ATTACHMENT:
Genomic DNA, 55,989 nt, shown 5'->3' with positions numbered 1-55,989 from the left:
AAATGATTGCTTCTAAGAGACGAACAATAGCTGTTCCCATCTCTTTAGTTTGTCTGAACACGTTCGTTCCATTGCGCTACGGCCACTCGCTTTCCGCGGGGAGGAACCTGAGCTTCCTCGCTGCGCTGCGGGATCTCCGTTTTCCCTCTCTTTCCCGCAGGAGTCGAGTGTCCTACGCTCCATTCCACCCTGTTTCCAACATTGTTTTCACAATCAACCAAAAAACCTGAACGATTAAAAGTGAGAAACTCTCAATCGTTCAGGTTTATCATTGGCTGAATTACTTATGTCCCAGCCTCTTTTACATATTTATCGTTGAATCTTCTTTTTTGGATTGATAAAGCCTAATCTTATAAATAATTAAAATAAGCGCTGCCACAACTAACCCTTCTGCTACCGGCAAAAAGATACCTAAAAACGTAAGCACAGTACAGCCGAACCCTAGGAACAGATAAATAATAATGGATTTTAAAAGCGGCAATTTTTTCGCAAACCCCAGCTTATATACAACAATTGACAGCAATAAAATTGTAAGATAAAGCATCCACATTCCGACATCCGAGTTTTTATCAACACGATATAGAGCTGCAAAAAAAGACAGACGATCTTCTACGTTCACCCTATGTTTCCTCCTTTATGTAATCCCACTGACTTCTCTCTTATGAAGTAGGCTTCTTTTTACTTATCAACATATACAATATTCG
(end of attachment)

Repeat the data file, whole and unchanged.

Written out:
Genomic DNA, 55,989 nt, shown 5'->3' with positions numbered 1-55,989 from the left:
AAATGATTGCTTCTAAGAGACGAACAATAGCTGTTCCCATCTCTTTAGTTTGTCTGAACACGTTCGTTCCATTGCGCTACGGCCACTCGCTTTCCGCGGGGAGGAACCTGAGCTTCCTCGCTGCGCTGCGGGATCTCCGTTTTCCCTCTCTTTCCCGCAGGAGTCGAGTGTCCTACGCTCCATTCCACCCTGTTTCCAACATTGTTTTCACAATCAACCAAAAAACCTGAACGATTAAAAGTGAGAAACTCTCAATCGTTCAGGTTTATCATTGGCTGAATTACTTATGTCCCAGCCTCTTTTACATATTTATCGTTGAATCTTCTTTTTTGGATTGATAAAGCCTAATCTTATAAATAATTAAAATAAGCGCTGCCACAACTAACCCTTCTGCTACCGGCAAAAAGATACCTAAAAACGTAAGCACAGTACAGCCGAACCCTAGGAACAGATAAATAATAATGGATTTTAAAAGCGGCAATTTTTTCGCAAACCCCAGCTTATATACAACAATTGACAGCAATAAAATTGTAAGATAAAGCATCCACATTCCGACATCCGAGTTTTTATCAACACGATATAGAGCTGCAAAAAAAGACAGACGATCTTCTACGTTCACCCTATGTTTCCTCCTTTATGTAATCCCACTGACTTCTCTCTTATGAAGTAGGCTTCTTTTTACTTATCAACATATACAATATTCG